(Picture from here.)
We’re now in our final harvest: chestnuts. Now, I’m in a fairly good position to judge the entire season.
It wasn’t good.
First, let’s talk about the chestnuts.
We have three chestnut trees: Big Guy, Little Sister, and Baby. Big Guy is an American chestnut, hybridized with a Chinese chestnut and backcrossed to create an American chestnut with blight resistance. He’s fully grown and has been producing nuts for several years now. Little Sister is a modified Chinese chestnut that can cross fertilize with Big Guy so we get nuts. Chinese chestnuts are naturally blight resistance. Baby is a mammoth American chestnut of indeterminate blight resistance. She is only about four years old and not really flowering yet. All attributions of gender are completely arbitrary.
This year we’ve harvested in excess of forty pounds of chestnuts from Big Guy and Little Sister. Harvesting has to be done differently between the two trees. Big Guy drops the burrs containing the nuts. Little Sister opens the burrs on the tree and drops the nuts. We’re always in competition with the squirrels.
Forty pounds of chestnuts sounds like more than it is. Chestnuts are made of three components: burr, husk, and nut. The burr is spikey. The spines go through most gloves. The husk then has to be removed. The remaining nut must then be dried. The forty pounds is husked, undried nuts. So, it will be significantly less yield when we’re done processing them.
Using Big Guy as an example, a burr is supposed to hold up to three nuts. If there isn’t sufficient pollination, there might be burr filled with “flatties”: nuts that weren’t pollinated turn into this strange looking flat nut. Not even the squirrels like it.
We got a lot of flatties.
In general, we had a problem with pollination. Mostly we blame the weather. We had a warm May, cold and raining June, mixed rest of the summer. The chestnuts flower and get pollinated in the May-June time frame. Consequently, we didn’t get as much of a harvest as we would have liked.
But the weather is even stranger.
We’ve had a very warm September and October. It didn’t get much below sixty until mid-month and we’ve had no frost or even any danger of frost. At one point, Big Guy was sporting flowers on one branch while adjacent branches were making burrs.
I’ve mentioned before about the persimmon which set about a dozen fruit. Usually, we get pounds and pounds of persimmons. Ditto Cornelian cherries. We had an unusual infestation black rot on the Concord grapes and the Marechal Fochs had a lot of immature grapes when we harvested them.
We’ve been seeing this pattern for the last several years. And it’s only getting worse. There’s a number of other indicators. Back in the day, we’d get some warmth through May but didn’t dare plant the outside garden until Memorial Day. By September, we’d be having cool, dry nights and certainly by mid-October, we’d had a frost and be in brief warm spell in October. During the winter, we’d get sticking snow starting sometime in December, a thaw in late January, then socked in on snow and cold temperatures in February through early March. (Cold means hovering in the low twenties with a drop below zero for a few days at a time.) Then, things would be spotty all through May.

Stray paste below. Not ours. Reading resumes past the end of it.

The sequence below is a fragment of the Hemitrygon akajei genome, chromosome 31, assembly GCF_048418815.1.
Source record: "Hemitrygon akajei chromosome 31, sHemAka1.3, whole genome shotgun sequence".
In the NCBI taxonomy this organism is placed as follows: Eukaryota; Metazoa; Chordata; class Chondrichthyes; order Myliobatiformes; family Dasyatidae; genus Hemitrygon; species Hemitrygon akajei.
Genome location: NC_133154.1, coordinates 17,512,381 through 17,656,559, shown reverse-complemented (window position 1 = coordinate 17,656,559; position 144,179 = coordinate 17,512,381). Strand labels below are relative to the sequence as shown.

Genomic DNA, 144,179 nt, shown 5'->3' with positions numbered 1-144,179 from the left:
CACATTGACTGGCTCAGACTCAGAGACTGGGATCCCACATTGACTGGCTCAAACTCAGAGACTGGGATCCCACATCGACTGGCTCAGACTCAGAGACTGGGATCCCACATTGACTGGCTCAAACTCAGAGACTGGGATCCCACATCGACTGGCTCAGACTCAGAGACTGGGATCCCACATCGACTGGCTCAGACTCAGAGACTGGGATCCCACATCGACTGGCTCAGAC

That is not the case these days. The pattern seems to be evolving that we have an elongated comparatively wet fall up until late December. Then, a snow/thaw cycle punctuated with occasional plunges well below zero. March and April are still quite changeable. Beginning in late April, the weather turns quite warm through May, followed by a cold, wet June. Looking outside on 10/18, we have the first true fall day. It was in the forties last night and today it is in the sixties.
Just a few years ago, we had Christmas dinner out on the picnic tables. It was too warm to do it inside.
This is, of course, a local manifestation of climate change.
We are not subsistence farmers. We’re more advanced gardeners. But the issues that are plaguing us are only larger agricultural problems as evidenced in our small space. I have a friend of mine from Georgia who is gratified the weather is more like what he’s used to—and gratified he’s no longer living in Georgia which, I think, is moving away from habitability.
My point is that climate change is messing with our food supply now. It will mess with it more in the near future. We are going to have a collision in the close generational future between climate change, crops that are not adapted to the new climate reality, and nine billion people. This is fact now. This is what is baked in from what we have already done. The future does not look good for bananas, cocoa, and coffee. We are even entering the time of climate induced sickness.
And we are adding to the problem every year.
I can’t say this enough. We are seeing this now. We will be seeing more. The CO2 we’ve already added to the atmosphere will be there for thousands of years. The methane will be there for hundreds. If we stopped right now, the CO2 would cause the temperature to top out at +2 degrees Celsius. That’s what I mean by baked in. Every year we add another gigaton or two and that becomes baked in. Every year after that. 2C is a third of the way towards the Paleocene-Eocene Thermal Maximum (PETM). From what I’ve read, that world would be a miserable place for us.
There are people whose fortunes are committed to making this problem worse. At this point, I tend to think that anyone who saying that climate change isn’t happening is either uninformed or making money off it. We should not be arguing whether or not to fix this. We should be arguing how to fix this. We should be starting those fixes now.
Kübler-Ross’ five steps of grief are denial, anger, bargaining, depression and acceptance. I think it’s a good model for handling any catastrophic change in life. I think it’s applicable to our handling of climate change.
I just wish the hell we’d get past step one.